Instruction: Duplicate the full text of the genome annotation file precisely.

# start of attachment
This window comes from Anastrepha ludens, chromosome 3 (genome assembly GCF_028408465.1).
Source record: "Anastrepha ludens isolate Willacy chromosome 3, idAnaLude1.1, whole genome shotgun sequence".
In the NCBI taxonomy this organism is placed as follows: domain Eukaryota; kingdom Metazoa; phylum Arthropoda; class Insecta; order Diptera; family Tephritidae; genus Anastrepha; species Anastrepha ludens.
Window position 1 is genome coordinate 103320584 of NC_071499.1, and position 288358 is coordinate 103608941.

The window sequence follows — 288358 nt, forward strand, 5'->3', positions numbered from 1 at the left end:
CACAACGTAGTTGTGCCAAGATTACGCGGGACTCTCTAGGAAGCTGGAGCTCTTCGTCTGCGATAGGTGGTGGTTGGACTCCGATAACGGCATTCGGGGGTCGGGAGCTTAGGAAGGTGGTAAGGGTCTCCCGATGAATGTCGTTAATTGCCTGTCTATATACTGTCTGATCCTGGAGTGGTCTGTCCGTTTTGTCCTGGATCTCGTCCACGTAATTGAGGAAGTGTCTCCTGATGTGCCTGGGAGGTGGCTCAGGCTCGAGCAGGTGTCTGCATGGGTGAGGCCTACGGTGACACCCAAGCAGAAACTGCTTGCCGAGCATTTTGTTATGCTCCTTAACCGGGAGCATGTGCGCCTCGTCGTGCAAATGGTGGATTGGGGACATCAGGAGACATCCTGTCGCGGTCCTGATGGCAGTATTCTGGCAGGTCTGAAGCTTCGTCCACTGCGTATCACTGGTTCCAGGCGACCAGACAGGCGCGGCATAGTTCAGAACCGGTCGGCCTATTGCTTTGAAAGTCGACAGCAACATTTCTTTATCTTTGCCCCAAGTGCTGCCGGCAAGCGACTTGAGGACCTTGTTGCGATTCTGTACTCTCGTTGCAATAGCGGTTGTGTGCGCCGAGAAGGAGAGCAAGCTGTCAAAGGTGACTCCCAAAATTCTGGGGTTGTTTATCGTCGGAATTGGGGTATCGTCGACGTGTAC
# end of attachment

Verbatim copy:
This window comes from Anastrepha ludens, chromosome 3 (genome assembly GCF_028408465.1).
Source record: "Anastrepha ludens isolate Willacy chromosome 3, idAnaLude1.1, whole genome shotgun sequence".
In the NCBI taxonomy this organism is placed as follows: domain Eukaryota; kingdom Metazoa; phylum Arthropoda; class Insecta; order Diptera; family Tephritidae; genus Anastrepha; species Anastrepha ludens.
Window position 1 is genome coordinate 103320584 of NC_071499.1, and position 288358 is coordinate 103608941.

The window sequence follows — 288358 nt, forward strand, 5'->3', positions numbered from 1 at the left end:
CACAACGTAGTTGTGCCAAGATTACGCGGGACTCTCTAGGAAGCTGGAGCTCTTCGTCTGCGATAGGTGGTGGTTGGACTCCGATAACGGCATTCGGGGGTCGGGAGCTTAGGAAGGTGGTAAGGGTCTCCCGATGAATGTCGTTAATTGCCTGTCTATATACTGTCTGATCCTGGAGTGGTCTGTCCGTTTTGTCCTGGATCTCGTCCACGTAATTGAGGAAGTGTCTCCTGATGTGCCTGGGAGGTGGCTCAGGCTCGAGCAGGTGTCTGCATGGGTGAGGCCTACGGTGACACCCAAGCAGAAACTGCTTGCCGAGCATTTTGTTATGCTCCTTAACCGGGAGCATGTGCGCCTCGTCGTGCAAATGGTGGATTGGGGACATCAGGAGACATCCTGTCGCGGTCCTGATGGCAGTATTCTGGCAGGTCTGAAGCTTCGTCCACTGCGTATCACTGGTTCCAGGCGACCAGACAGGCGCGGCATAGTTCAGAACCGGTCGGCCTATTGCTTTGAAAGTCGACAGCAACATTTCTTTATCTTTGCCCCAAGTGCTGCCGGCAAGCGACTTGAGGACCTTGTTGCGATTCTGTACTCTCGTTGCAATAGCGGTTGTGTGCGCCGAGAAGGAGAGCAAGCTGTCAAAGGTGACTCCCAAAATTCTGGGGTTGTTTATCGTCGGAATTGGGGTATCGTCGACGTGTAC